Use a small candy scoop or a teaspoon to form a quarter-sized ball of fondant, and roll it in your hands to get it round. Flatten the ball between your palms, and place a cherry in the center of the fondant. Bring together the outer edges and pinch the fondant together at the top where the stem extends from the cherry. Make sure the cherry is covered completely, then roll it between your palms to smooth out any seams or wrinkles and get it round. Place the cherry on a waxed paper-covered baking sheet, then repeat with the remaining cherries until they are all covered with fondant.

Because the fondant is fairly soft, it needs to be refrigerated before you can dip the cherries. Refrigerate the tray until the fondant feels firm, at least 30 minutes.

While you are waiting for the fondant to firm up, temper the chocolate, and prepare a place in your kitchen to dip the cherries. If you are not familiar with tempering, there are a number of online resources you can use. You can also refer to our June 10, 2011 classic bittersweet truffle post for tips. Untempered chocolate gets soft at room temperature and is not the good choice for this candy.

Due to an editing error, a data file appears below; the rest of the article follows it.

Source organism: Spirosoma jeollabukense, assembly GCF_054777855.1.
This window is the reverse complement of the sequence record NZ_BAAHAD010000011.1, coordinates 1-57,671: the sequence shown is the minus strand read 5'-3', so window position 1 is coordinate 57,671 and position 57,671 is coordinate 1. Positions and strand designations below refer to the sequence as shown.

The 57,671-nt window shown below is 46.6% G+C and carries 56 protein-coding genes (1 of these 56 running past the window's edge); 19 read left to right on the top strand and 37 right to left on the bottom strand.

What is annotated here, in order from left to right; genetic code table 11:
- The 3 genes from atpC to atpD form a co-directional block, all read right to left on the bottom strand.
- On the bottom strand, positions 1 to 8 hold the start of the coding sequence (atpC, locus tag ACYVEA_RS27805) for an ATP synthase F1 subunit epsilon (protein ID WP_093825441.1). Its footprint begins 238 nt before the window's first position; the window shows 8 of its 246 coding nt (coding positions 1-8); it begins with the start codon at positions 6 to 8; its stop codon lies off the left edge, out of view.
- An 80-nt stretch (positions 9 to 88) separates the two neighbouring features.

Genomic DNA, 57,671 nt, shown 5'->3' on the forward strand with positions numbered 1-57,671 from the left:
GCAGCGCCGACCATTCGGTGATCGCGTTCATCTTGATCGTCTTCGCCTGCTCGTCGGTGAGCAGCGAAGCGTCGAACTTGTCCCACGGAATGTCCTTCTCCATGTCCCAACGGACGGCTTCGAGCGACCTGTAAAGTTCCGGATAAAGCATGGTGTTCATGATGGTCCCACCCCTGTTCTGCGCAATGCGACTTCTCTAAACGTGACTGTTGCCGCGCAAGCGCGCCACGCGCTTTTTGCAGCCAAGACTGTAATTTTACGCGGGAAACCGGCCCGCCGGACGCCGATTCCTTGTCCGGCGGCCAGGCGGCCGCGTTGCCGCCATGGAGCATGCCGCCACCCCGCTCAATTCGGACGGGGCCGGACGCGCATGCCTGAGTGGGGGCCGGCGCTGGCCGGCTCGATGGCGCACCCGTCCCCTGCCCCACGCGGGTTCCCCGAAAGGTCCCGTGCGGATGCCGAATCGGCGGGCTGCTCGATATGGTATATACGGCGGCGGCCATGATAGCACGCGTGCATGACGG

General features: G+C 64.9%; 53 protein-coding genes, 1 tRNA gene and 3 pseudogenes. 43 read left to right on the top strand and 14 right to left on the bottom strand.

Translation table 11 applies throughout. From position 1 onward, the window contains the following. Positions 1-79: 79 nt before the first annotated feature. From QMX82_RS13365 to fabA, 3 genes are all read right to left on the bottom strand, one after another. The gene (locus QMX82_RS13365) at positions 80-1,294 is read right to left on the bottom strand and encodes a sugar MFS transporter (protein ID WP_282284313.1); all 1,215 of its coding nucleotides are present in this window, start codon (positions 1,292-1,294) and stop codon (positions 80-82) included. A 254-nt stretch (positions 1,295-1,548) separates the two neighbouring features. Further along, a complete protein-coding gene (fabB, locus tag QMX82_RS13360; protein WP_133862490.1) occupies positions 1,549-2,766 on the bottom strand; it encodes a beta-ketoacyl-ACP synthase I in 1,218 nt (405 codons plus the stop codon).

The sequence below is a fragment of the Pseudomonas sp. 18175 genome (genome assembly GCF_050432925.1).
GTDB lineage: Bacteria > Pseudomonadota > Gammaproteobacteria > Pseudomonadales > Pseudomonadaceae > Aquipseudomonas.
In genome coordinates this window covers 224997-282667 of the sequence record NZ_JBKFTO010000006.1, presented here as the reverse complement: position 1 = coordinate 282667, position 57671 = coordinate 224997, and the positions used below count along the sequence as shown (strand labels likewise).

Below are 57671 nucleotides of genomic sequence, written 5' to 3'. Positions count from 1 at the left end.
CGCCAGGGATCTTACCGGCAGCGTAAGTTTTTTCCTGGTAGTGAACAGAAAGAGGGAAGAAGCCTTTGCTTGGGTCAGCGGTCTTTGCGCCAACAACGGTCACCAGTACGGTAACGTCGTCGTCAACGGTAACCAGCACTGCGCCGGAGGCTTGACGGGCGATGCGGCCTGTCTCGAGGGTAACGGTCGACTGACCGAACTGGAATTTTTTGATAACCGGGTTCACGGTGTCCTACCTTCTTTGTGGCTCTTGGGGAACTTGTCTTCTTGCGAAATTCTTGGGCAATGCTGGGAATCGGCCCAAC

When the fondant is firm, begin the dipping process. We’ll first dip just the bottoms of the cherries to help prevent leaks later on. Holding a cherry by the stem, dip just the bottom in the chocolate, coming about 1/4-inch up the sides of the cherry. Place the cherry back on the baking sheet and repeat with the remaining cherries. When the center liquefies, it will leak out of any weak spots in the chocolate coating, and the bottom of a dipped candy is a notoriously weak spot. Double-dipping the bottom ensures a strong coating and reduces the possibility of leaky chocolate cherries.